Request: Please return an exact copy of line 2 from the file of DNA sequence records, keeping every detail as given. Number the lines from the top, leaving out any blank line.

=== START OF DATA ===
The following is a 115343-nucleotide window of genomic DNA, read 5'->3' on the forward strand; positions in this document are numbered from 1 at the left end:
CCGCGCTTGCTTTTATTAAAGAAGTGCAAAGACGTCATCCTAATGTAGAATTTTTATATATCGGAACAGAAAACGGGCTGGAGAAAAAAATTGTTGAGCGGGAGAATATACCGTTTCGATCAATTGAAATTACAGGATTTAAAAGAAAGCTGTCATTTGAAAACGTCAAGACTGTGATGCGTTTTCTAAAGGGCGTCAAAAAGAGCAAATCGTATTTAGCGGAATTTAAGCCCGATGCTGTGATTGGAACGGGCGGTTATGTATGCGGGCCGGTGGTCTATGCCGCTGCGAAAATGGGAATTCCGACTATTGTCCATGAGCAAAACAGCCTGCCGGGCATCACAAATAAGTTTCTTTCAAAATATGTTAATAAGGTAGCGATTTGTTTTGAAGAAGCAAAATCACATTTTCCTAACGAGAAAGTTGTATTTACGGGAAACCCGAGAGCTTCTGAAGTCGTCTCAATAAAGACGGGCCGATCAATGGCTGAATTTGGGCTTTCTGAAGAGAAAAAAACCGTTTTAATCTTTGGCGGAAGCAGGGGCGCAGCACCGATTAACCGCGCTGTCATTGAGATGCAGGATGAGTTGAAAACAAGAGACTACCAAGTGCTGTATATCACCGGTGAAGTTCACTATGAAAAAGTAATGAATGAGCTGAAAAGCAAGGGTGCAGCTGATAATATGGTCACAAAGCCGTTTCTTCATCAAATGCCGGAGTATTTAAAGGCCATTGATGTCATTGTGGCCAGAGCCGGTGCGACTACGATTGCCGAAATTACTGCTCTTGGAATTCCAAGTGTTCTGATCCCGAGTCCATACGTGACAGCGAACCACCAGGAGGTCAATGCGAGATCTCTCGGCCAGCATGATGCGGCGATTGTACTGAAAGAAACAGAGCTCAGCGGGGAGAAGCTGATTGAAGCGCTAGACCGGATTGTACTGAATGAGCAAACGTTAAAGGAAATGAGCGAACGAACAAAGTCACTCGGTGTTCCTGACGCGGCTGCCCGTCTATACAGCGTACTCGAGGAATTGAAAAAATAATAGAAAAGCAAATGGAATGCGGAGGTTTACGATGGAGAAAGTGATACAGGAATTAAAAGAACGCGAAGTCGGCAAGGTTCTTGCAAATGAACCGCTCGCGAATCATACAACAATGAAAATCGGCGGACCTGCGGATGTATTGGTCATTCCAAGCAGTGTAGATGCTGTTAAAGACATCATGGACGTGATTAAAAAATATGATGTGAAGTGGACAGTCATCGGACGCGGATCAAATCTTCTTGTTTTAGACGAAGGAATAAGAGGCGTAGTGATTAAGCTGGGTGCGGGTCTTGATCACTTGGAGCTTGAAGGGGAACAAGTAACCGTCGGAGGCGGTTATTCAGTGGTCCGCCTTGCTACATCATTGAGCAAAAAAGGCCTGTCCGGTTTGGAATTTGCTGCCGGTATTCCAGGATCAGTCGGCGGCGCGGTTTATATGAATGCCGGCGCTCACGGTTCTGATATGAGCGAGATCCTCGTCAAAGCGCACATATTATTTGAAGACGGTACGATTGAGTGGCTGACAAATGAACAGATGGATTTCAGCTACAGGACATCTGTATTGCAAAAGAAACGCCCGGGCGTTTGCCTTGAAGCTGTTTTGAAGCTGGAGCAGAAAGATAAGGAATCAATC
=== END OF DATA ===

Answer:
CCGCGCTTGCTTTTATTAAAGAAGTGCAAAGACGTCATCCTAATGTAGAATTTTTATATATCGGAACAGAAAACGGGCTGGAGAAAAAAATTGTTGAGCGGGAGAATATACCGTTTCGATCAATTGAAATTACAGGATTTAAAAGAAAGCTGTCATTTGAAAACGTCAAGACTGTGATGCGTTTTCTAAAGGGCGTCAAAAAGAGCAAATCGTATTTAGCGGAATTTAAGCCCGATGCTGTGATTGGAACGGGCGGTTATGTATGCGGGCCGGTGGTCTATGCCGCTGCGAAAATGGGAATTCCGACTATTGTCCATGAGCAAAACAGCCTGCCGGGCATCACAAATAAGTTTCTTTCAAAATATGTTAATAAGGTAGCGATTTGTTTTGAAGAAGCAAAATCACATTTTCCTAACGAGAAAGTTGTATTTACGGGAAACCCGAGAGCTTCTGAAGTCGTCTCAATAAAGACGGGCCGATCAATGGCTGAATTTGGGCTTTCTGAAGAGAAAAAAACCGTTTTAATCTTTGGCGGAAGCAGGGGCGCAGCACCGATTAACCGCGCTGTCATTGAGATGCAGGATGAGTTGAAAACAAGAGACTACCAAGTGCTGTATATCACCGGTGAAGTTCACTATGAAAAAGTAATGAATGAGCTGAAAAGCAAGGGTGCAGCTGATAATATGGTCACAAAGCCGTTTCTTCATCAAATGCCGGAGTATTTAAAGGCCATTGATGTCATTGTGGCCAGAGCCGGTGCGACTACGATTGCCGAAATTACTGCTCTTGGAATTCCAAGTGTTCTGATCCCGAGTCCATACGTGACAGCGAACCACCAGGAGGTCAATGCGAGATCTCTCGGCCAGCATGATGCGGCGATTGTACTGAAAGAAACAGAGCTCAGCGGGGAGAAGCTGATTGAAGCGCTAGACCGGATTGTACTGAATGAGCAAACGTTAAAGGAAATGAGCGAACGAACAAAGTCACTCGGTGTTCCTGACGCGGCTGCCCGTCTATACAGCGTACTCGAGGAATTGAAAAAATAATAGAAAAGCAAATGGAATGCGGAGGTTTACGATGGAGAAAGTGATACAGGAATTAAAAGAACGCGAAGTCGGCAAGGTTCTTGCAAATGAACCGCTCGCGAATCATACAACAATGAAAATCGGCGGACCTGCGGATGTATTGGTCATTCCAAGCAGTGTAGATGCTGTTAAAGACATCATGGACGTGATTAAAAAATATGATGTGAAGTGGACAGTCATCGGACGCGGATCAAATCTTCTTGTTTTAGACGAAGGAATAAGAGGCGTAGTGATTAAGCTGGGTGCGGGTCTTGATCACTTGGAGCTTGAAGGGGAACAAGTAACCGTCGGAGGCGGTTATTCAGTGGTCCGCCTTGCTACATCATTGAGCAAAAAAGGCCTGTCCGGTTTGGAATTTGCTGCCGGTATTCCAGGATCAGTCGGCGGCGCGGTTTATATGAATGCCGGCGCTCACGGTTCTGATATGAGCGAGATCCTCGTCAAAGCGCACATATTATTTGAAGACGGTACGATTGAGTGGCTGACAAATGAACAGATGGATTTCAGCTACAGGACATCTGTATTGCAAAAGAAACGCCCGGGCGTTTGCCTTGAAGCTGTTTTGAAGCTGGAGCAGAAAGATAAGGAATCAATC